South African president denies China is financing 'new colonialism'
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South Africa—The statement comes hot on the heels of China's pledge to provide an eye-watering $60 billion in financial support to Africa as part of the Belt and Road initiative that encompasses dozens of countries along land-based and maritime routes in Asia.
South African President Cyril Ramaphosa has dismissed claims that Beijing is plotting to turn the African continent into a colony through massive investment.
Speaking at the triennial Forum on China-Africa Cooperation on Monday, Ramaphosa insisted that the gathering "refutes the view that a new colonialism is taking hold in Africa, as our detractors would have us believe," AFP reports.
He made the statement after Chinese President Xi Jinping vowed to pump $60 billion into the continent. Speaking in Beijing, the Chinese leader detailed that the package includes $15 billion in grants, interest-free loans and concessional loans, a credit line of $20 billion, a $10 billion special fund for China-Africa development, and $5 billion to fund imports from Africa.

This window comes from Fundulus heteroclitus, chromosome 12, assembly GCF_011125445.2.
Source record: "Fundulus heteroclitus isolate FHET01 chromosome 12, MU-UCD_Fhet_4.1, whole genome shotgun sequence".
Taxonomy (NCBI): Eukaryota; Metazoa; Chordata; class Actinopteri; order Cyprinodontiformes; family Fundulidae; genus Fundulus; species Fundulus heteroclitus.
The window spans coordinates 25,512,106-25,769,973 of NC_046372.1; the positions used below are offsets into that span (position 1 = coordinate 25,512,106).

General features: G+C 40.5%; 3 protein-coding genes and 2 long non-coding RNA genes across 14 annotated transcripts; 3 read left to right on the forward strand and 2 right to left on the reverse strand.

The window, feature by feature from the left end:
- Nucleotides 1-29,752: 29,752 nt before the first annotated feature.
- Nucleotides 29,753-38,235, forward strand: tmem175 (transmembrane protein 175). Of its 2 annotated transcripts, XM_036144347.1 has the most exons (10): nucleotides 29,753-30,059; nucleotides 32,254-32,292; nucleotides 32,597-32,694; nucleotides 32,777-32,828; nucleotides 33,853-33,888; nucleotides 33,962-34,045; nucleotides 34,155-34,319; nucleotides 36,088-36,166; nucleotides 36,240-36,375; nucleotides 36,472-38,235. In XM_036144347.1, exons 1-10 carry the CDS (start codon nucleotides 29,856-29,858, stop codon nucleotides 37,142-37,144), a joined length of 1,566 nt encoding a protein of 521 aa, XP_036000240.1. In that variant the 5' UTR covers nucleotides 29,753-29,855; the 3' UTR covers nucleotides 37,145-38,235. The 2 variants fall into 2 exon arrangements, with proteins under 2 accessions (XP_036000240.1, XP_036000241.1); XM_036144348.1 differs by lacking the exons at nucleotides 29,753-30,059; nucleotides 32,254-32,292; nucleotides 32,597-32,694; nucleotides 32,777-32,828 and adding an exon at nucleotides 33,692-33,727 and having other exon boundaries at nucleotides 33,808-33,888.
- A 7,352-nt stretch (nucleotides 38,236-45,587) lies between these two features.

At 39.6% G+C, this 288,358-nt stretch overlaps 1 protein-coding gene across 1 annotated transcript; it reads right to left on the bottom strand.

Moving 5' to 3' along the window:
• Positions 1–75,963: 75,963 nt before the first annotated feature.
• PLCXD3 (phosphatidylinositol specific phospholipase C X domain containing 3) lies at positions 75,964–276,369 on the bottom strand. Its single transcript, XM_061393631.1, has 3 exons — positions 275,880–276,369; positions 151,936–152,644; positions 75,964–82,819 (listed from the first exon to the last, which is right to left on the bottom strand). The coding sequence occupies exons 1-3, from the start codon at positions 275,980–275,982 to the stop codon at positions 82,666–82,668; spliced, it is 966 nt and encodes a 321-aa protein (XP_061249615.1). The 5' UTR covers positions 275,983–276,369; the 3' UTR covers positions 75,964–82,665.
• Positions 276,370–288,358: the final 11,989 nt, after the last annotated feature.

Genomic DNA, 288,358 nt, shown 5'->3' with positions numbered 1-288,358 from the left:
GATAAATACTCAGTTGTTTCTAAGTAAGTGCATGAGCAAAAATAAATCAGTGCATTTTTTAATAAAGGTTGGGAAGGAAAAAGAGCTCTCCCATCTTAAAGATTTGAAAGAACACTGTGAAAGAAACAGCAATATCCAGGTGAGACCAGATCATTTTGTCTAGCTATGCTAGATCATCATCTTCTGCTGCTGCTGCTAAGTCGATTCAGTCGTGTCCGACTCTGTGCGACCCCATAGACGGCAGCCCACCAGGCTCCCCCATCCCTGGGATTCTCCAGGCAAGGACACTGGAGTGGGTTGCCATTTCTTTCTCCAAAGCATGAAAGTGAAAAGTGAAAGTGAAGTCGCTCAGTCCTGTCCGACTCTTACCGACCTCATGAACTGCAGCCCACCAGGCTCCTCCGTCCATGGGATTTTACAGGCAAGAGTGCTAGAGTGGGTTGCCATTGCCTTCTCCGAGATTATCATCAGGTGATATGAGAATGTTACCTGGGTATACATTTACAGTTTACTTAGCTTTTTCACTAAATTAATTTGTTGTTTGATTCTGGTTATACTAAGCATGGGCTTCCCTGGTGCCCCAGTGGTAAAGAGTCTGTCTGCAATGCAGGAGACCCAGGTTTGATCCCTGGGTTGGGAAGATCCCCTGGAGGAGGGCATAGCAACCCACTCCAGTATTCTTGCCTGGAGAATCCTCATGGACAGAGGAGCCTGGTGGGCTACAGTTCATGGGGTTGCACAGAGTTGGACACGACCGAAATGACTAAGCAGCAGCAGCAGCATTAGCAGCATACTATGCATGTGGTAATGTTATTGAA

In addition, he pledged that Chinese businesses will be encouraged to invest at least $10 billion in Africa in the next three years. Another promise was to write off debt for poorer African countries.
China's pledge makes part of its evolving Belt and Road initiative, first brought forward by President Xi in 2013. This is a development strategy that combines a land-based Silk Road Economic Belt, an ocean-based Maritime Silk Road, and other transportation corridors and logistics hubs stretching from the South Pacific through Asia to Africa and the Middle East.
The Chinese government has praised the initiative as a means to connect remote economies and drive renewed prosperity; however, some critics claim that the strategy aims to expand Beijing's spheres of influence by making some countries heavily indebted to China.
According to theChina-Africa Research Initiative, a Washington DC-based research program, in 2000-2017 China doled out $136 million in loans to African governments and state-run companies, with Angola being the top recipient ($42.2 billion). Chinese loans vary from so-called "official development aid" to export lending and lines of credit for suppliers.